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High protein canola has value in swine diets

A new study at the University of Illinois has determined that high-protein canola meal could prove to be a valuable ingredient in swine diets.

“Canola meal is an excellent plant-based source of protein that is often included in swine diets,” said Hans H. Stein, a professor of animal sciences at U of I. “In recent years, canola varieties have been developed which contain greater concentrations of protein than conventional varieties. Our study has provided new information on the nutritional value of high-protein canola meal.”

High-protein canola seeds have thinner hulls than conventional canola seeds. As a result, the meal derived from these seeds has a lower proportion of fiber, and a greater proportion of protein and oil, than conventional canola meal.

Researchers in Stein’s lab conducted two experiments to determine how well pigs digest energy and amino acids in high-protein canola meal.

“The digestibility of energy in high protein canola meal is greater than in conventional canola meal when fed to broilers and turkeys,” Stein said.… Continue reading

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Time to nominate America’s Pig Farmer of the Year

The deadline to apply to be the next America’s Pig Farmer of the Year is quickly approaching. Applications are being accepted through March 13 at The award recognizes a U.S. pork producer who demonstrates excellence in raising pigs using the We Care ethical principles and in sharing his or her story with the public.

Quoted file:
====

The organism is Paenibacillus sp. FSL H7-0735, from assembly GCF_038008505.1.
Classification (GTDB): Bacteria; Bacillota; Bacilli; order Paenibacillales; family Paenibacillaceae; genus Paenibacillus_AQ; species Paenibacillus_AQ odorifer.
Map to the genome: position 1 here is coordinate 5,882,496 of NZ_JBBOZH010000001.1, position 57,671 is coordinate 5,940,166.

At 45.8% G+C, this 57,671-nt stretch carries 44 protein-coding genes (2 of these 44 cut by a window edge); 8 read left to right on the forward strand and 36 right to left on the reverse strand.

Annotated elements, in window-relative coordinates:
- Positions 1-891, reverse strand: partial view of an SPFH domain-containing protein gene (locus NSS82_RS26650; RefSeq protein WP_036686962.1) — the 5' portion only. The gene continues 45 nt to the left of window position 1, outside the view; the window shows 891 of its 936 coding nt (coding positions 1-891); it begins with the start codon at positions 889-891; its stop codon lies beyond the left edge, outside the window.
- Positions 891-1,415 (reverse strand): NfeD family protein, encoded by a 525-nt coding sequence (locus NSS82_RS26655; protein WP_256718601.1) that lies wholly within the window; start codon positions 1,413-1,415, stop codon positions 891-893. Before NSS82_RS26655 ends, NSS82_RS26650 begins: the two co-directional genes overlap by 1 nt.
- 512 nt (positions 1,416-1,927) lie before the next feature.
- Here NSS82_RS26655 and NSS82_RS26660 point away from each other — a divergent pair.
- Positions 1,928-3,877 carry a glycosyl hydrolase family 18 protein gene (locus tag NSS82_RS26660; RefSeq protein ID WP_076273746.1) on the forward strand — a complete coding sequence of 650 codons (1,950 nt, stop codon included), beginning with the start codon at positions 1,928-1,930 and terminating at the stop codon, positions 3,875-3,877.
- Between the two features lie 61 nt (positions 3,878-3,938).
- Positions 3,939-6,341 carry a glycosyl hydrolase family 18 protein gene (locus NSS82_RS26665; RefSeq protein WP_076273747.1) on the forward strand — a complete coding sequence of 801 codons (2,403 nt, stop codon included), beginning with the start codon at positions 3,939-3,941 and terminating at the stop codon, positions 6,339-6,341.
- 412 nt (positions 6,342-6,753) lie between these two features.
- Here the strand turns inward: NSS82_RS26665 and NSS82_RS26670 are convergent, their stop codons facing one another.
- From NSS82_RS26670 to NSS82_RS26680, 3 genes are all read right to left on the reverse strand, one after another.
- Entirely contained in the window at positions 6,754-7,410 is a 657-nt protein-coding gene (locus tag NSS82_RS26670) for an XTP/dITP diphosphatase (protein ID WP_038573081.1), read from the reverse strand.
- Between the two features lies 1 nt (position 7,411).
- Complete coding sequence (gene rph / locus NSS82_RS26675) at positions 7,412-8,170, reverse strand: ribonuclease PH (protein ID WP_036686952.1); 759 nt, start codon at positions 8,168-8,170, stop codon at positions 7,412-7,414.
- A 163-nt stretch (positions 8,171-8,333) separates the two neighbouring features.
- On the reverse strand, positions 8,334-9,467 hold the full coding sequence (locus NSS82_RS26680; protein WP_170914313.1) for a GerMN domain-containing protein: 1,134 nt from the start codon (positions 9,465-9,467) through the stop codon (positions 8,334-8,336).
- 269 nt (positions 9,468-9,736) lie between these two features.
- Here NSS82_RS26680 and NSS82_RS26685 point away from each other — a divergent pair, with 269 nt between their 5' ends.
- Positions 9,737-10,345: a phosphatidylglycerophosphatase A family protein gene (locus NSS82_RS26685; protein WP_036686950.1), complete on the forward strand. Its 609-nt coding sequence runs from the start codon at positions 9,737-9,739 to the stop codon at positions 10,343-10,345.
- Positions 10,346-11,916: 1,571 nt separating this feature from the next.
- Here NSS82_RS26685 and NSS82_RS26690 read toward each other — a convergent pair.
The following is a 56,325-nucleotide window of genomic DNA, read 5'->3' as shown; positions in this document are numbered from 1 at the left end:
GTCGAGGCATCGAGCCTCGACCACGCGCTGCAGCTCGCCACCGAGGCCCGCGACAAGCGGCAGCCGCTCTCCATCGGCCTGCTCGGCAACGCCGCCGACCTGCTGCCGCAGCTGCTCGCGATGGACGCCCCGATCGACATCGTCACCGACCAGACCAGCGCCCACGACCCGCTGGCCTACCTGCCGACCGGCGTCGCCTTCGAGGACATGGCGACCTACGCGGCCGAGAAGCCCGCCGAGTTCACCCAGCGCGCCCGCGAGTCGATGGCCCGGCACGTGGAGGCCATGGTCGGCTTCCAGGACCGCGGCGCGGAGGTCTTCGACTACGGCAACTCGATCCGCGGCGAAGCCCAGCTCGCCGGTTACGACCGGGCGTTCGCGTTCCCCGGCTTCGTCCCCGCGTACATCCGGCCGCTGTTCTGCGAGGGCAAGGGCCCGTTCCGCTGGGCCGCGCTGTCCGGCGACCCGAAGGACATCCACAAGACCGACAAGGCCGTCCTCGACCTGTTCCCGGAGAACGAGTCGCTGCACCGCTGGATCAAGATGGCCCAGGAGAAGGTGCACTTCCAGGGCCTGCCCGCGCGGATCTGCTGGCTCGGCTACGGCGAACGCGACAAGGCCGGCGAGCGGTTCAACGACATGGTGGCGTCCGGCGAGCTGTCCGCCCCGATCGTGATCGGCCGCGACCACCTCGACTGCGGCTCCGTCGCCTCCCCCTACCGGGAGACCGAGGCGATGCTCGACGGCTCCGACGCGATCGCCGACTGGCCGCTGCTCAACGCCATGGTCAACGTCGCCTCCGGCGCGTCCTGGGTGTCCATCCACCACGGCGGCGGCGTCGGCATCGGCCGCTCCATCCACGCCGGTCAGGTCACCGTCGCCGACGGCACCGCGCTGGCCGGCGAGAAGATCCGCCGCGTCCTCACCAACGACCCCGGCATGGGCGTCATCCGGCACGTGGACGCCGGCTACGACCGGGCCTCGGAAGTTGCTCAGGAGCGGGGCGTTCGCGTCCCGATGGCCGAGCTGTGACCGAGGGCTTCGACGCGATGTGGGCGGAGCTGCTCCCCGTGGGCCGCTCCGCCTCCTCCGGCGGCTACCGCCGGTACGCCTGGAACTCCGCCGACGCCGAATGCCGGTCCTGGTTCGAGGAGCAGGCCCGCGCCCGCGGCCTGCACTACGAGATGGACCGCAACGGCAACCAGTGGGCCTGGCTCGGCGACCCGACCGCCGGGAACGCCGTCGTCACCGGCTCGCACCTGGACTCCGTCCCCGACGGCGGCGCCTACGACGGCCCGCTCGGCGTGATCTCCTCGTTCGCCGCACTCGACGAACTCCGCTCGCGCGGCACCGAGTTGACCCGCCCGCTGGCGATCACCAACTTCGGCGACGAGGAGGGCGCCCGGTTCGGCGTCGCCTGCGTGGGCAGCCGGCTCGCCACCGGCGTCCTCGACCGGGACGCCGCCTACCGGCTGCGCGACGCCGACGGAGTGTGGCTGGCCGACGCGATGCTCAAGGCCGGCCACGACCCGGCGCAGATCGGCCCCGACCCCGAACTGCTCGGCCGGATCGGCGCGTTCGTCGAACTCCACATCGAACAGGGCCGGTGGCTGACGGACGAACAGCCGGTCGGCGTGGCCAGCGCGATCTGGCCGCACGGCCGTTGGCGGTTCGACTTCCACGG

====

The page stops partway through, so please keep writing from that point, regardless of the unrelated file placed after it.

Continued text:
On March 7 at 6 p.m. CST, the 2015 America’s Pig Farmer of the Year, Keith Schoettmer from Tipton, Indiana, will hold a conference call for those interested in applying this year. During the call, Schoettmer will answer questions about the application process and his experience with the award. The information for the call is below and can also be found at

“It wasn’t a light decision for me to apply last year. My family and I decided to apply because we felt like it was a great way to give back to an industry that has taken good care of my employees and family over the years,” Schoettmer said.… Continue reading

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NPPC recommends better national preparation for pests, diseases

In recent testimony, the National Pork Producers Council urged congressional lawmakers to work with the Obama administration to improve the preparedness of the United States to deal with a foreign pest infestation or disease outbreak.

While over the years improvements have been made to the systems that safeguard U.S. agriculture, former USDA Animal and Plant Health Inspection Service Administrator Bobby Acord, testifying on behalf of NPPC, told a subcommittee of the House Committee on Homeland Security, much more needs to be done to prevent plant and animal pests and diseases from entering the country and devastating U.S. food producers.

Accord, who served as APHIS administrator from 2001 to 2004, told the committee’s Subcommittee on Emergency Preparedness, Response and Communication that the introduction of foreign pests and diseases can have severe consequences for agriculture production, consumer prices and, potentially, food availability. They also could adversely affect U.S. exports, with foreign trading partners closing their markets to U.S.… Continue reading

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South Africa resumes importing U.S. pork

South Africa started accepting U.S. pork exports in February. NPPC, which worked with the Obama administration to convince the African nation to lift a de facto ban on U.S. pork, welcomed the news.